The big-data system records the types of businesses that do well in each district, as well as those that did not do so well. It analyzes the commercial pattern of customers in the area to provide prospective entrepreneurs this information.

It also provides information on foot traffic, the number of businesses providing similar types of services or goods and the number of households and office workers in the area.

The experts from Buenos Aires returned after a 10-day consulting trip and developed their big-data system to map the information on commercial districts in the city, which they called the Map of Commercial Opportunities. The system was selected as one of the five best projects in the e-business sector by the UN’s World Summit on the Information Society this year.

“Big-data systems, transportation policies, e-government systems — these are the most popular Seoul policies sought after by other cities,” Jeong said. “The cities find out about Seoul’s policies at international forums, or while they make official visits here, or when representatives of Seoul visit their city.”

Such was the case for Kampala, Uganda, and Delhi, India, two cities that recently signed agreements with Seoul to cooperate on various fronts.

“We first came to recognize Seoul’s smart city policies through the World Sustainable Smart Cities Organization,” said Jennifer Musisi, the mayor of Kampala at the Seoul Digital Summit conference hosted at Seoul City Hall on Sept. 19. Kampala signed an agreement with the Seoul city government that week on smart city development.

“The Cheonggyecheon restoration project in Seoul was centered on revitalizing a stream that had been covered for decades by a highway overpass,” said Delhi’s Chief Minister Arvind Kejriwal at the Urban Regeneration International Conference hosted by the Seoul city government on Sept. 13. “I am looking forward to close cooperation with Seoul on developing such kinds of streams in Delhi.”

Kejriwal’s visit followed a trip by a Seoul delegation to Delhi in November 2017, during which Park introduced him to Seoul’s water supply and wastewater policies. The two cities signed a treaty of friendship and cooperation during the Delhi delegation’s visit to Seoul in September, and pledged to work together on public housing and water supply policies.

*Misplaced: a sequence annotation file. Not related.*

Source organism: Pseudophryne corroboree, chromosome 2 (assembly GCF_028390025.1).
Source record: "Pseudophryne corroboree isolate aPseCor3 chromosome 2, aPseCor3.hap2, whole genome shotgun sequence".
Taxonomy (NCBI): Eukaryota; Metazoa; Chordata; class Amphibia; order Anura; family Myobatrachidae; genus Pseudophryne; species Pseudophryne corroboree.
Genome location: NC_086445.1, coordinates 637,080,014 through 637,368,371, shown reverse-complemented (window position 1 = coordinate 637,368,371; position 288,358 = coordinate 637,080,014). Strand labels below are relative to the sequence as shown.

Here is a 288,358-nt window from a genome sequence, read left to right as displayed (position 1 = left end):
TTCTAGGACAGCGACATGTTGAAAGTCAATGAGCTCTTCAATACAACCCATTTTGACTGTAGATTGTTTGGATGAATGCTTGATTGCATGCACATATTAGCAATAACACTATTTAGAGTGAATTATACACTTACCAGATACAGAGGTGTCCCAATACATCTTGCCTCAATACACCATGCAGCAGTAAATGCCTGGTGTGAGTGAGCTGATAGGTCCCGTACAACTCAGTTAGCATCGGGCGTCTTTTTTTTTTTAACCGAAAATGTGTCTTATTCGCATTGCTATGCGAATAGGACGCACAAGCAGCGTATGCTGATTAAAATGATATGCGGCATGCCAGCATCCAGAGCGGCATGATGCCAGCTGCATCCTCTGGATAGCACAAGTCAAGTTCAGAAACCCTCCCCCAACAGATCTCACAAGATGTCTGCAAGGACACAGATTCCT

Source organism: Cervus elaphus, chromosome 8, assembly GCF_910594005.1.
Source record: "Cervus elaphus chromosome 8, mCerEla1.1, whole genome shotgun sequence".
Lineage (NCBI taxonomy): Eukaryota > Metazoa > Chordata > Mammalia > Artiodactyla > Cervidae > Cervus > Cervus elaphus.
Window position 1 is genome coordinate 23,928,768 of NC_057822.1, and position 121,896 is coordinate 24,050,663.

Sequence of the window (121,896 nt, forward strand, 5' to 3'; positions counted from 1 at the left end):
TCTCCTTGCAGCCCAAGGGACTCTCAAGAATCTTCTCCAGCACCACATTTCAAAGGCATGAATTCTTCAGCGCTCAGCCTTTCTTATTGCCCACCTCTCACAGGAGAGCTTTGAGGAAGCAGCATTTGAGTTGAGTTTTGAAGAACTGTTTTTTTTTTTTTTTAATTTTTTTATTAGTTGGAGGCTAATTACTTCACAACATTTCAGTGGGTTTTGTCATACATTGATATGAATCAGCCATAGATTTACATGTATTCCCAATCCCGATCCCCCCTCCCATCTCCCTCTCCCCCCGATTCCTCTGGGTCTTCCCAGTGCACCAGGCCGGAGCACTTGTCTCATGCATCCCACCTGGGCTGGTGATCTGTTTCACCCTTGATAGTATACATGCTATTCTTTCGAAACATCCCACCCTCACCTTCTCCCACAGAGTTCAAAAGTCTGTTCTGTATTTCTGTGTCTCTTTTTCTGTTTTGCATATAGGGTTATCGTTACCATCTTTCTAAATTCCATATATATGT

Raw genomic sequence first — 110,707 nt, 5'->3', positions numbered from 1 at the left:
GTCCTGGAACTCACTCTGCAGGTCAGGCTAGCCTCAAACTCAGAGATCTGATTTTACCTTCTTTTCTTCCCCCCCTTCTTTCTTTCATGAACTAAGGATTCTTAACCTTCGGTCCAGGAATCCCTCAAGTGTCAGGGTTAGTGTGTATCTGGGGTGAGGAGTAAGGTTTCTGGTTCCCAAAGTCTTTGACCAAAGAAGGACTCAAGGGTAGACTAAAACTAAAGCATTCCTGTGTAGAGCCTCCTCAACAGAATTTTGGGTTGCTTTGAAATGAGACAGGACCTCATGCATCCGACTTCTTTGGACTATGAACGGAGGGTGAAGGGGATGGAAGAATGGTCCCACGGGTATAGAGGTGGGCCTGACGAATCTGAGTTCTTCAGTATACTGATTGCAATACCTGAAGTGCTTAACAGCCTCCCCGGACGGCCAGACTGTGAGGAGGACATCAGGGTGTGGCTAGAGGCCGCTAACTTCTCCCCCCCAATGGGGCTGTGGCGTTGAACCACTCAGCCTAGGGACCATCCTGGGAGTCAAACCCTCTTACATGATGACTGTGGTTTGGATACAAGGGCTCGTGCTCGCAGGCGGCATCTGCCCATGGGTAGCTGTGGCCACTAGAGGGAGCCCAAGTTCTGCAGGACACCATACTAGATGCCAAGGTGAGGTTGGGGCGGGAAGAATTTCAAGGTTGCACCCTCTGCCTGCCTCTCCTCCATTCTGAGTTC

A boon for business

There are four stages to most of Seoul’s policy-sharing projects.

“We first share Seoul’s policies. Then, if a city is interested in one, we provide a consulting service on how Seoul’s policy may be applied in the city,” Jeong said. “Following that, we come up with a basic plan customized for the receiving city. It could range from public transportation and railroads to water supply or e-government.

“The third stage is to test the plan’s feasibility,” Jeong said, “and the last stage to actually establish the system in the city.”

Usually two to three private entities are involved in a project. Their tasks range from providing consulting services to working with a local company to establish a customized version of Seoul’s system. For instance, the city government worked with Korea Smart Card Corporation from 2012 to 2017 to provide consulting services on integrating the payment systems for public transportation fares in Bangkok, Thailand, a Seoul sister city since 2006.

“We provided the Office of Transport and Traffic Policy and Planning of Bangkok consulting services on establishing and managing a centralized payment system for public transportation fares for the bus, train and subway,” said Kwon Oh-joong of the global business division of Korea Smart Card Corporation.

After a consulting service is provided, it is up to the receiving city government to decide whether to continue to work with the Seoul city government to work on integrating Seoul’s policy into the city’s systems.

“Because not every project goes into the fourth stage, it is hard to gauge by visible means how much impact Seoul has had on other cities’ policies,” Jeong said. “But what we are focusing on is not necessarily exporting Seoul’s policy in the same shape and form that it is in Seoul into other cities, but cooperating with other cities and sharing Seoul’s experiences and best practices, so as to not only boost Seoul’s standing as an international city but also to provide practical help to other cities.

“In helping them, we are helping ourselves, in a sense,” Jeong said. “Because a lot of these projects involve Korean companies, and they expand their businesses by working with us.”

Other examples of Seoul-based hardware and software solutions exported abroad include a big-data night bus system introduced in Kiev, Ukraine. The Kiev city government requested Seoul information on its big-data system that analyzed the most popular bus stops that, if run after midnight hours, would help Seoulites get home after a long day of work or a late-night partying. They’re called Owl Buses in Seoul.